The Virginia Board of Medicine Perspective on Mental Health Treatment

This item is in response to a psychiatric colleague’s recognition that healthcare practitioners are reluctant to seek mental health treatment when they need it.

We all know that practicing the professions licensed by the Board of Medicine can be stressful, and at times that stress can be additive to other circumstances occurring in our lives. This has been particularly evident during the COVID-19 pandemic. According to The Physicians Foundation 2021 Physician Survey: COVID-19 Impact Edition: A Year Later, more than half of physicians (57%) have felt inappropriate feelings of anger, tearfulness or anxiety because of COVID-19. 46% of physicians have withdrawn or isolated themselves from others. 34% have felt hopeless or without purpose. Despite these symptoms, only 14% of physicians sought medical attention. Board Briefs does not know if these numbers are characteristic of the other professions licensed by the Board of Medicine, but it would not be surprising if they give similar responses. These numbers may show that even when the individual knows he/she needs some help and wants to get that help, there is reluctance to do so for fear of a licensing sanction from the Board of Medicine. So, Board Briefs hopes the following is helpful.

The mission of the Board is to protect the public. Part of that mission is to protect the public from impaired physicians and other healthcare providers that may not be safe to practice due to mental health issues. Obviously, the Board wants all its licensees to be safe to practice and heartily supports mental health treatment for all who feel they need it. A healthier, happier healthcare professional is more likely to be safer and more effective. And mental health treatment can help accomplish that.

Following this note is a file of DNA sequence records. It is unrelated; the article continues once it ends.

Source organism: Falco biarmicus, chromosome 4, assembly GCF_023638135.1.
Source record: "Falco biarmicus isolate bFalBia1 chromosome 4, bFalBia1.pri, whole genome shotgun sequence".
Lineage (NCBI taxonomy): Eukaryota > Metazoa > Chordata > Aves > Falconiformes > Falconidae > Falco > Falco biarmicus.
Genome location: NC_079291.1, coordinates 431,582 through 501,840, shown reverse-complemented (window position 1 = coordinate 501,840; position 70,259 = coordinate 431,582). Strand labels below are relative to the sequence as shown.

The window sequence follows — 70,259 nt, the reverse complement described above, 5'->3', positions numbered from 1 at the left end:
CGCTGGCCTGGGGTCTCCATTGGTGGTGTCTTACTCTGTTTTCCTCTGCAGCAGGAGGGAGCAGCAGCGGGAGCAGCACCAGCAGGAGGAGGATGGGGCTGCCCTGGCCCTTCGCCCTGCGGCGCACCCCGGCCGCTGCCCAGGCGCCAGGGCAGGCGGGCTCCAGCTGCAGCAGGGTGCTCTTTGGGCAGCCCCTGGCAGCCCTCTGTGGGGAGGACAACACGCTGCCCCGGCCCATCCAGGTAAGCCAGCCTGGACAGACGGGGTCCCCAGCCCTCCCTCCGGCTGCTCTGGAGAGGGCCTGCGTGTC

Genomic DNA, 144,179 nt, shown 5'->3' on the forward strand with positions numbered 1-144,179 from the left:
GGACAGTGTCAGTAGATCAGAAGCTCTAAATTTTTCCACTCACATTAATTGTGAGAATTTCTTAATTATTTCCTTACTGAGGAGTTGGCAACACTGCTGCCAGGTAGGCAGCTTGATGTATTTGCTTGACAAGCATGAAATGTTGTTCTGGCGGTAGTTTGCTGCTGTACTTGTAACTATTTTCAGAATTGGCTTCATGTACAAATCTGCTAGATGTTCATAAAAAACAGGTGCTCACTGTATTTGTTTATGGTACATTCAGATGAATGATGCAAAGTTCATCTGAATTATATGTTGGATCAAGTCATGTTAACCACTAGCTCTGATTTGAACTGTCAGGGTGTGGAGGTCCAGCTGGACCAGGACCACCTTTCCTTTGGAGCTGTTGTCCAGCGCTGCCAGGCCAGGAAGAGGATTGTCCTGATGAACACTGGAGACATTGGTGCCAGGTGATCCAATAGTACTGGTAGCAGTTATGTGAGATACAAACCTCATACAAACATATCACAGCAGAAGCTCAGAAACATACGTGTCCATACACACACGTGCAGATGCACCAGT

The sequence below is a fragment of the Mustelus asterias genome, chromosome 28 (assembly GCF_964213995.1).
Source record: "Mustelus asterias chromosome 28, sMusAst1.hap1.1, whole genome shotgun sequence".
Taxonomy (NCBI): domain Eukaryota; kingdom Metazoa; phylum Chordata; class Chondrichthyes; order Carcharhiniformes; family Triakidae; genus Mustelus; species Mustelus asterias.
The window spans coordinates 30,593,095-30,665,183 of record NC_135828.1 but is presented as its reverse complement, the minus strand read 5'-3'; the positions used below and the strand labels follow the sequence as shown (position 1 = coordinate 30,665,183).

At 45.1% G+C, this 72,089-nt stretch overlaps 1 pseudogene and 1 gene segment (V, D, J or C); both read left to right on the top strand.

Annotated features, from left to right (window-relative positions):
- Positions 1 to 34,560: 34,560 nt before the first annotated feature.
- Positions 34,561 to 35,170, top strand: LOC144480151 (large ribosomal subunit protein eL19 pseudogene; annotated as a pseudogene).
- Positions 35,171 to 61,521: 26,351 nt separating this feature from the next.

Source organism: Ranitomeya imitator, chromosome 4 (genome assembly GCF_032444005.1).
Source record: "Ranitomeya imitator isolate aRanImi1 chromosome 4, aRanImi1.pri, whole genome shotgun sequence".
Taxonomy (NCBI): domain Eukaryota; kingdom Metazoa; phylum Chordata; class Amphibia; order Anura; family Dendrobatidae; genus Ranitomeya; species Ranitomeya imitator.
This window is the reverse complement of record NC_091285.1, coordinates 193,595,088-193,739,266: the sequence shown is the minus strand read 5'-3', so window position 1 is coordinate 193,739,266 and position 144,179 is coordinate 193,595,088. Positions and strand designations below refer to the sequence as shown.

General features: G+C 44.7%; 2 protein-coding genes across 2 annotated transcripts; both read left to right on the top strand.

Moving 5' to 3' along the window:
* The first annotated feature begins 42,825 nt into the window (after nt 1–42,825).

Everyone should understand that the Board is about conduct. Its mission is to ensure licensees are able to safely and competently conduct their practice. It is not about a diagnosis that they may carry, especially a diagnosis “in remission”.

As you may know, the Board’s disciplinary system is complaint and report driven. Healthcare professionals that treat other healthcare professionals have reporting requirements that perhaps have been misunderstood by those who want to access mental health treatment.

A treatment provider has the responsibility to report a licensee in treatment to the Board “unless the attending practitioner has determined that there is a reasonable probability that the person being treated is competent to continue in practice or would not constitute a danger to himself or to the health and welfare of his patients or the public.” The attending practitioner’s discretion is applicable to outpatient and inpatient treatment.

Some of this discretion for reporting has recently been extended to CEO’s and Chiefs of Staff in hospitals, as well as administrators of some other facilities. A healthcare professional is to be reported within 30 days if admitted voluntarily to a hospital “for treatment of substance abuse or a psychiatric illness that may render the health professional a danger to himself, the public or his patients.” Note that this language allows the CEO/Chief of Staff to coordinate with the attending practitioner on the decision if a patient meets the threshold for reporting by representing a danger to himself, the public or his patients. If the threshold for reporting is not met by the time of discharge, no report is required. However, if a licensee is involuntarily admitted to a facility, then the CEO or Chief of Staff must report within 5 days.

BOTTOM LINE: Get help if you need it. The Board wants its licensees in good shape to serve the patients of the Commonwealth.

The Virginia Board of Medicine’s perspective on Mental Health Treatment:

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